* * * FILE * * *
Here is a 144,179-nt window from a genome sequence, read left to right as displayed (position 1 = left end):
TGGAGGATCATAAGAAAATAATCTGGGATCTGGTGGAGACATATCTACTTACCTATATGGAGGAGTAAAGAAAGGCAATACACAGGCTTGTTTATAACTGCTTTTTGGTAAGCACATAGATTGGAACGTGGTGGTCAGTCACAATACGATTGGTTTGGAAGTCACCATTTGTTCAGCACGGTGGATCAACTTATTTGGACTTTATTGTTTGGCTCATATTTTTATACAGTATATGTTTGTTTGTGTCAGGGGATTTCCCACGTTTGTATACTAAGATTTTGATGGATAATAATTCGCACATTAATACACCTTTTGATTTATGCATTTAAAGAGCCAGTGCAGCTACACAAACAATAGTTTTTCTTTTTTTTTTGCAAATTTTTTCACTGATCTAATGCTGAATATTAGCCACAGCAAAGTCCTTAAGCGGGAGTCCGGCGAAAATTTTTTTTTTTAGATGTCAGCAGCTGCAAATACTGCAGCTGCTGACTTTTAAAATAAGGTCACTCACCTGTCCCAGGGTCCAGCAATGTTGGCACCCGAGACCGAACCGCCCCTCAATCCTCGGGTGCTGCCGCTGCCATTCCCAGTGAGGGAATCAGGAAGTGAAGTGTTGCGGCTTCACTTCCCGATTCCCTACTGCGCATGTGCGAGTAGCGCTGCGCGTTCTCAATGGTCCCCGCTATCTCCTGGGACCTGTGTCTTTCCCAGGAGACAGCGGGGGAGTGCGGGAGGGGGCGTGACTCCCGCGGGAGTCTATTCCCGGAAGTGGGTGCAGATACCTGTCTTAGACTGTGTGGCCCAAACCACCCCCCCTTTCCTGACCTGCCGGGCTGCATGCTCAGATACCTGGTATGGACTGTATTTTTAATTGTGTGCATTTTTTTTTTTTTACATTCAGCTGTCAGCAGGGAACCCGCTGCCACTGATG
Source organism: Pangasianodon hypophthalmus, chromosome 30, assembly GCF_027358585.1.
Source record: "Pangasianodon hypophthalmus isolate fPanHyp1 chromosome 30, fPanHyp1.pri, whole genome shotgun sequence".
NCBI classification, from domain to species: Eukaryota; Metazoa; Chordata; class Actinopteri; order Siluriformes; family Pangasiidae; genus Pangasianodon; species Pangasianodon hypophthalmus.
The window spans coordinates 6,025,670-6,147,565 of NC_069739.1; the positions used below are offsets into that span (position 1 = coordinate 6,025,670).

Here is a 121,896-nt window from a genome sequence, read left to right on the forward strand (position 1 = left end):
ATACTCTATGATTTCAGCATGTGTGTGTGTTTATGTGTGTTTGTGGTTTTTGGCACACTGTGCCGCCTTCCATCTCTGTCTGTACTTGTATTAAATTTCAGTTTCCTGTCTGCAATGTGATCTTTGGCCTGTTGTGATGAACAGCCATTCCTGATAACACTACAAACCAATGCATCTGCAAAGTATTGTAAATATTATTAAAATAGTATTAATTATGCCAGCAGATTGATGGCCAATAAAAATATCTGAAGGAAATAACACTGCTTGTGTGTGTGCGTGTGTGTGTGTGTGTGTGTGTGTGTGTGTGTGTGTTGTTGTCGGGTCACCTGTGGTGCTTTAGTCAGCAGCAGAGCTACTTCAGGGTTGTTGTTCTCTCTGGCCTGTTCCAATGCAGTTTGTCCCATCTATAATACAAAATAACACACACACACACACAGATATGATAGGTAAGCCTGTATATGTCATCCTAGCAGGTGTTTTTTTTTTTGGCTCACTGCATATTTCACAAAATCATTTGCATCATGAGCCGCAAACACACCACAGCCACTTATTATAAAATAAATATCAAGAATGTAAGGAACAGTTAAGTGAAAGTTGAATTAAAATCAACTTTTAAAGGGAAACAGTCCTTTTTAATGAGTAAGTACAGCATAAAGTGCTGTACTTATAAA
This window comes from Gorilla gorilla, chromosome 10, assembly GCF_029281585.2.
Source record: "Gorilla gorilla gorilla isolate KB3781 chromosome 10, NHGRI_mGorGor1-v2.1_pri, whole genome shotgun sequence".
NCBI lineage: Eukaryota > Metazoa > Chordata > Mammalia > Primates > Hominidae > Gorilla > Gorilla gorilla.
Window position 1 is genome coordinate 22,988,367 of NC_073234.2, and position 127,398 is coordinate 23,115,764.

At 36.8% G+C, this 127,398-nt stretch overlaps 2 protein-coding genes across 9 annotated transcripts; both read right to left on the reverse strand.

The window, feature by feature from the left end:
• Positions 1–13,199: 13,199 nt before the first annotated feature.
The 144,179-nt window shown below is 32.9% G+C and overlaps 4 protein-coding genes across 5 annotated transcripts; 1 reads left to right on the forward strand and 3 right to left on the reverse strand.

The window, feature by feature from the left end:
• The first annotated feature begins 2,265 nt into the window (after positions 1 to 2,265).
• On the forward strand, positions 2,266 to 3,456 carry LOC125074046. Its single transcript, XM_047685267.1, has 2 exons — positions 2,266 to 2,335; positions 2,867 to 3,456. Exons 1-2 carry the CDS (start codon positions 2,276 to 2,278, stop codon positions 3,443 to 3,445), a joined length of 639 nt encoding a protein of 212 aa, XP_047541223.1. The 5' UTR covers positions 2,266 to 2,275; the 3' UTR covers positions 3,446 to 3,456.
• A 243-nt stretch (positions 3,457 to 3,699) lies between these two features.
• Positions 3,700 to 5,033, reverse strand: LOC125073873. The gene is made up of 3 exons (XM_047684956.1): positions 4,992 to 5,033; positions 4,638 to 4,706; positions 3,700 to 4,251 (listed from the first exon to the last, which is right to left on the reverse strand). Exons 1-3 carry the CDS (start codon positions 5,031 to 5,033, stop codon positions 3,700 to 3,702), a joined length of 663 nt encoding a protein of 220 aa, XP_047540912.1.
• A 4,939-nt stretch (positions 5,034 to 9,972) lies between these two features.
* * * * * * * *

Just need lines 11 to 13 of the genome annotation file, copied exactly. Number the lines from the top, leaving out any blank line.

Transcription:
NCBI lineage: Eukaryota > Metazoa > Chordata > Mammalia > Primates > Hominidae > Gorilla > Gorilla gorilla.
Window position 1 is genome coordinate 22,988,367 of NC_073234.2, and position 127,398 is coordinate 23,115,764.

At 36.8% G+C, this 127,398-nt stretch overlaps 2 protein-coding genes across 9 annotated transcripts; both read right to left on the reverse strand.